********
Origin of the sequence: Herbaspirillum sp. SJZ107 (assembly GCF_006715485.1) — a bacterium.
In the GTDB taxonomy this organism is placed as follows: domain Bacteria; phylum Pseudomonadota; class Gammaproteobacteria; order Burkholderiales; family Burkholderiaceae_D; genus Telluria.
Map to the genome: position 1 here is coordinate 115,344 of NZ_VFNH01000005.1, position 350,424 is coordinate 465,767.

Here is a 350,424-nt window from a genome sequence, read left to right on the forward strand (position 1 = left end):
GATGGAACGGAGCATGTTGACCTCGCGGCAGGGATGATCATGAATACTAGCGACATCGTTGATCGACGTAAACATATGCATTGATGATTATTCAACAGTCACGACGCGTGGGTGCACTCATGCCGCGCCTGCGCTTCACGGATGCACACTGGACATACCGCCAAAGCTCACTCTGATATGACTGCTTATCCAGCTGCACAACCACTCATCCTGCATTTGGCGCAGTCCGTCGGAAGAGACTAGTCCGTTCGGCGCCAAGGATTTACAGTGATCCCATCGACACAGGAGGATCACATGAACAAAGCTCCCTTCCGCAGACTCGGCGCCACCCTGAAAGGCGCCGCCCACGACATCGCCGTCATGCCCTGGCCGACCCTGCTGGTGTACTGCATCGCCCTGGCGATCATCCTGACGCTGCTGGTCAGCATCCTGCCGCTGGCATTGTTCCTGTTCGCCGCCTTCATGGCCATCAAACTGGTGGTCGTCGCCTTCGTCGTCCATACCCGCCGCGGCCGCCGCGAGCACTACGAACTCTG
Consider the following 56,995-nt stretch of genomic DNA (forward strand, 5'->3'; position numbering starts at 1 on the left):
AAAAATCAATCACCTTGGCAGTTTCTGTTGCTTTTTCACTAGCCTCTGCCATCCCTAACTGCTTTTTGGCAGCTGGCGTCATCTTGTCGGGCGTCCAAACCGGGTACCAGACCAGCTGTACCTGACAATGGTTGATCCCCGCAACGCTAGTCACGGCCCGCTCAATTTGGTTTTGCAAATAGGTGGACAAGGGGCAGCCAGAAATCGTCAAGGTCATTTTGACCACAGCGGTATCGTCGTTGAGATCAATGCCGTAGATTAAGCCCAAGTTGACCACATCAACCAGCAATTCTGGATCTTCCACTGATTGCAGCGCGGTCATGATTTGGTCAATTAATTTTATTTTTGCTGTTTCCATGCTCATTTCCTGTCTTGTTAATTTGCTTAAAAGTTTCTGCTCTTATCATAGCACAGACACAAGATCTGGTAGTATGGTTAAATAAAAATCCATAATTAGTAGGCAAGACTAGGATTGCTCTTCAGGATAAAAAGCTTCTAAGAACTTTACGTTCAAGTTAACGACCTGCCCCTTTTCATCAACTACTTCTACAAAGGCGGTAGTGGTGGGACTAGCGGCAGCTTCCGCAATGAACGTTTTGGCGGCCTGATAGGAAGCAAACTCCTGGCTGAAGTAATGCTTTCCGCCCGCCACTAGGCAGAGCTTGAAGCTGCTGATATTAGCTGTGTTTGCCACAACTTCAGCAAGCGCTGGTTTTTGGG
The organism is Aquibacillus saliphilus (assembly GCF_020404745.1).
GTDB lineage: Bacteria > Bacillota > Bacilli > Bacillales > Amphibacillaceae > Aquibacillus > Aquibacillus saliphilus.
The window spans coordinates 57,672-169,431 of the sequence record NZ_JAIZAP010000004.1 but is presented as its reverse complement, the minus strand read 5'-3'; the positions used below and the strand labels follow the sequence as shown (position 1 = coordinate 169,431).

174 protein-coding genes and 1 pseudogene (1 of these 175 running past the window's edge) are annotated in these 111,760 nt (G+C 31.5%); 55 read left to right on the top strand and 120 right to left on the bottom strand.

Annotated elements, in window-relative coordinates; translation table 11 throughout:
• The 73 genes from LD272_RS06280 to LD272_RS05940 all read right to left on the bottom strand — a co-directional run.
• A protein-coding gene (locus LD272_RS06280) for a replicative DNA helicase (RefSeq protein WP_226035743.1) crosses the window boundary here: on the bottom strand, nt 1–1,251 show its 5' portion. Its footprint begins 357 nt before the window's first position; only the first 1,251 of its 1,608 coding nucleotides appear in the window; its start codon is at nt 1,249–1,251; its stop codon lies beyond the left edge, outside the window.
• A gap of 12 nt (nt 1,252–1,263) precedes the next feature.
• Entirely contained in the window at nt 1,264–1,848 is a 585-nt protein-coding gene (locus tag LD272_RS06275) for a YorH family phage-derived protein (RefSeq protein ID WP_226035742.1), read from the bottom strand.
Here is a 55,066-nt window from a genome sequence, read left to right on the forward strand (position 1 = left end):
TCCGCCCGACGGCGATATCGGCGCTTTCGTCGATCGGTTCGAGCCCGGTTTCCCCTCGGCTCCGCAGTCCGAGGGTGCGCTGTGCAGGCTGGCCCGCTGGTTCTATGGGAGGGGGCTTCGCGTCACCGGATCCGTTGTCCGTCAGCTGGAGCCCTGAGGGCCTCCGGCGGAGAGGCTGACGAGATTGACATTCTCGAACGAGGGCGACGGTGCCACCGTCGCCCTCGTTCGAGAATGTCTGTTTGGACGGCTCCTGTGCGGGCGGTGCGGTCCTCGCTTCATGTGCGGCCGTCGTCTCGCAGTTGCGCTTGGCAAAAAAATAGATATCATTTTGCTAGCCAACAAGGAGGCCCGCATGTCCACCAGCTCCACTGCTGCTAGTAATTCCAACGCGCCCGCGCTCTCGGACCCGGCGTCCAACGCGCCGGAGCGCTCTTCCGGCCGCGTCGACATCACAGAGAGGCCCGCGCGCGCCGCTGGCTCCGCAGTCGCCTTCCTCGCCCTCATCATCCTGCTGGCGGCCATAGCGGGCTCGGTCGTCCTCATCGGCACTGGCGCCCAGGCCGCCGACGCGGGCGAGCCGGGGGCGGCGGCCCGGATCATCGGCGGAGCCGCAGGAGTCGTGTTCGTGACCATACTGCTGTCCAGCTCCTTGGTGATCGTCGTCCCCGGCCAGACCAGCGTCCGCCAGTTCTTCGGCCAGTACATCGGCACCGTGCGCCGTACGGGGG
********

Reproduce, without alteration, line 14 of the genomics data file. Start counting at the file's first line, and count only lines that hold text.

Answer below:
• A protein-coding gene (locus LD272_RS06280) for a replicative DNA helicase (RefSeq protein WP_226035743.1) crosses the window boundary here: on the bottom strand, nt 1–1,251 show its 5' portion. Its footprint begins 357 nt before the window's first position; only the first 1,251 of its 1,608 coding nucleotides appear in the window; its start codon is at nt 1,249–1,251; its stop codon lies beyond the left edge, outside the window.